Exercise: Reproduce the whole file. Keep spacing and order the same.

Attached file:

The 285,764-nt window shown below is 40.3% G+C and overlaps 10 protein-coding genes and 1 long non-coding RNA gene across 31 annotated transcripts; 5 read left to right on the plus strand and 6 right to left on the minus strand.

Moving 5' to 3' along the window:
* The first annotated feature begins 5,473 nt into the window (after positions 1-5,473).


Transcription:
The 285,764-nt window shown below is 40.3% G+C and overlaps 10 protein-coding genes and 1 long non-coding RNA gene across 31 annotated transcripts; 5 read left to right on the plus strand and 6 right to left on the minus strand.

Moving 5' to 3' along the window:
* The first annotated feature begins 5,473 nt into the window (after positions 1-5,473).